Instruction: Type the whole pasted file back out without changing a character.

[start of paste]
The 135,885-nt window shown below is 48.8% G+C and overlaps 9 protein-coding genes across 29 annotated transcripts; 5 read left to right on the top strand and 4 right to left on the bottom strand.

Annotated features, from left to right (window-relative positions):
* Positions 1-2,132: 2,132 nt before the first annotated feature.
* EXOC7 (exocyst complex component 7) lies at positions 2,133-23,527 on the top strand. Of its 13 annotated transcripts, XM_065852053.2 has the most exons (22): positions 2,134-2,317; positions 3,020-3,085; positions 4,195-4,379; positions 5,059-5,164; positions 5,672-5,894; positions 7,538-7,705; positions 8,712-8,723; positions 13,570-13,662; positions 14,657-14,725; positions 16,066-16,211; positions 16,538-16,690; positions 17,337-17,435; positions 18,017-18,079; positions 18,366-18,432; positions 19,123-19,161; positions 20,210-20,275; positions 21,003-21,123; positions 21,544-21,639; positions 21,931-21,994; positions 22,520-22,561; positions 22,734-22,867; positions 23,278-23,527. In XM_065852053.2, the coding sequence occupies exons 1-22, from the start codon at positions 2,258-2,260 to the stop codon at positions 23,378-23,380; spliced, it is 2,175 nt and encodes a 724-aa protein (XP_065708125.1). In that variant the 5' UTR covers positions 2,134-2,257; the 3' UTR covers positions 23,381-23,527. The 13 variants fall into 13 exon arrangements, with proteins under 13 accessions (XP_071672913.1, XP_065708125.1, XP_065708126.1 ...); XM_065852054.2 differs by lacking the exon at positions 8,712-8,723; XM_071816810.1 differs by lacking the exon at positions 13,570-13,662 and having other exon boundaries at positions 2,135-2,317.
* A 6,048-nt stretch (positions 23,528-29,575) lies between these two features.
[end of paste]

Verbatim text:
The 135,885-nt window shown below is 48.8% G+C and overlaps 9 protein-coding genes across 29 annotated transcripts; 5 read left to right on the top strand and 4 right to left on the bottom strand.

Annotated features, from left to right (window-relative positions):
* Positions 1-2,132: 2,132 nt before the first annotated feature.
* EXOC7 (exocyst complex component 7) lies at positions 2,133-23,527 on the top strand. Of its 13 annotated transcripts, XM_065852053.2 has the most exons (22): positions 2,134-2,317; positions 3,020-3,085; positions 4,195-4,379; positions 5,059-5,164; positions 5,672-5,894; positions 7,538-7,705; positions 8,712-8,723; positions 13,570-13,662; positions 14,657-14,725; positions 16,066-16,211; positions 16,538-16,690; positions 17,337-17,435; positions 18,017-18,079; positions 18,366-18,432; positions 19,123-19,161; positions 20,210-20,275; positions 21,003-21,123; positions 21,544-21,639; positions 21,931-21,994; positions 22,520-22,561; positions 22,734-22,867; positions 23,278-23,527. In XM_065852053.2, the coding sequence occupies exons 1-22, from the start codon at positions 2,258-2,260 to the stop codon at positions 23,378-23,380; spliced, it is 2,175 nt and encodes a 724-aa protein (XP_065708125.1). In that variant the 5' UTR covers positions 2,134-2,257; the 3' UTR covers positions 23,381-23,527. The 13 variants fall into 13 exon arrangements, with proteins under 13 accessions (XP_071672913.1, XP_065708125.1, XP_065708126.1 ...); XM_065852054.2 differs by lacking the exon at positions 8,712-8,723; XM_071816810.1 differs by lacking the exon at positions 13,570-13,662 and having other exon boundaries at positions 2,135-2,317.
* A 6,048-nt stretch (positions 23,528-29,575) lies between these two features.